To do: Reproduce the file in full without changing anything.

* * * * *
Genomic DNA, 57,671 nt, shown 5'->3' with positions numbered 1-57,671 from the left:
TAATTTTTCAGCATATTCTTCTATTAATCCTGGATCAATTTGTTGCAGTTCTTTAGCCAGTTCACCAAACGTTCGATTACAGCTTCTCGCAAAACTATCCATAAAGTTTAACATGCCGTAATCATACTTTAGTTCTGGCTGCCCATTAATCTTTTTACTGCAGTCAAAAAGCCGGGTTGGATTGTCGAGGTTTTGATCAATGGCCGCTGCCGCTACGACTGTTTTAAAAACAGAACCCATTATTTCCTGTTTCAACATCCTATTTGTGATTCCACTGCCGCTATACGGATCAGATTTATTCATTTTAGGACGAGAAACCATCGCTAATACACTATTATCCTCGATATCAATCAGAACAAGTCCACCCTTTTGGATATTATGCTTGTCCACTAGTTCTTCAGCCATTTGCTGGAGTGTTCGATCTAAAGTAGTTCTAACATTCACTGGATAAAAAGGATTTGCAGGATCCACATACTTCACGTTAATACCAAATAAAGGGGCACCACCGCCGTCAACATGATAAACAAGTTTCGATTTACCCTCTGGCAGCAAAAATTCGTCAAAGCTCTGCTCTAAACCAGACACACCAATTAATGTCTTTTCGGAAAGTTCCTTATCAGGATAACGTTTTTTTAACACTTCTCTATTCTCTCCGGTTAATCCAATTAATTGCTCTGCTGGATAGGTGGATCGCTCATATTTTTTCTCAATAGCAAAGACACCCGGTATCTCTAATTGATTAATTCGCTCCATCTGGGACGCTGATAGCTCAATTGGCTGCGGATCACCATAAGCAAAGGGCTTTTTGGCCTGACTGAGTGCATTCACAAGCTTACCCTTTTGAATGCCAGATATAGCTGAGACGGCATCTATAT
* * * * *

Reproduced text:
Genomic DNA, 57,671 nt, shown 5'->3' with positions numbered 1-57,671 from the left:
TAATTTTTCAGCATATTCTTCTATTAATCCTGGATCAATTTGTTGCAGTTCTTTAGCCAGTTCACCAAACGTTCGATTACAGCTTCTCGCAAAACTATCCATAAAGTTTAACATGCCGTAATCATACTTTAGTTCTGGCTGCCCATTAATCTTTTTACTGCAGTCAAAAAGCCGGGTTGGATTGTCGAGGTTTTGATCAATGGCCGCTGCCGCTACGACTGTTTTAAAAACAGAACCCATTATTTCCTGTTTCAACATCCTATTTGTGATTCCACTGCCGCTATACGGATCAGATTTATTCATTTTAGGACGAGAAACCATCGCTAATACACTATTATCCTCGATATCAATCAGAACAAGTCCACCCTTTTGGATATTATGCTTGTCCACTAGTTCTTCAGCCATTTGCTGGAGTGTTCGATCTAAAGTAGTTCTAACATTCACTGGATAAAAAGGATTTGCAGGATCCACATACTTCACGTTAATACCAAATAAAGGGGCACCACCGCCGTCAACATGATAAACAAGTTTCGATTTACCCTCTGGCAGCAAAAATTCGTCAAAGCTCTGCTCTAAACCAGACACACCAATTAATGTCTTTTCGGAAAGTTCCTTATCAGGATAACGTTTTTTTAACACTTCTCTATTCTCTCCGGTTAATCCAATTAATTGCTCTGCTGGATAGGTGGATCGCTCATATTTTTTCTCAATAGCAAAGACACCCGGTATCTCTAATTGATTAATTCGCTCCATCTGGGACGCTGATAGCTCAATTGGCTGCGGATCACCATAAGCAAAGGGCTTTTTGGCCTGACTGAGTGCATTCACAAGCTTACCCTTTTGAATGCCAGATATAGCTGAGACGGCATCTATAT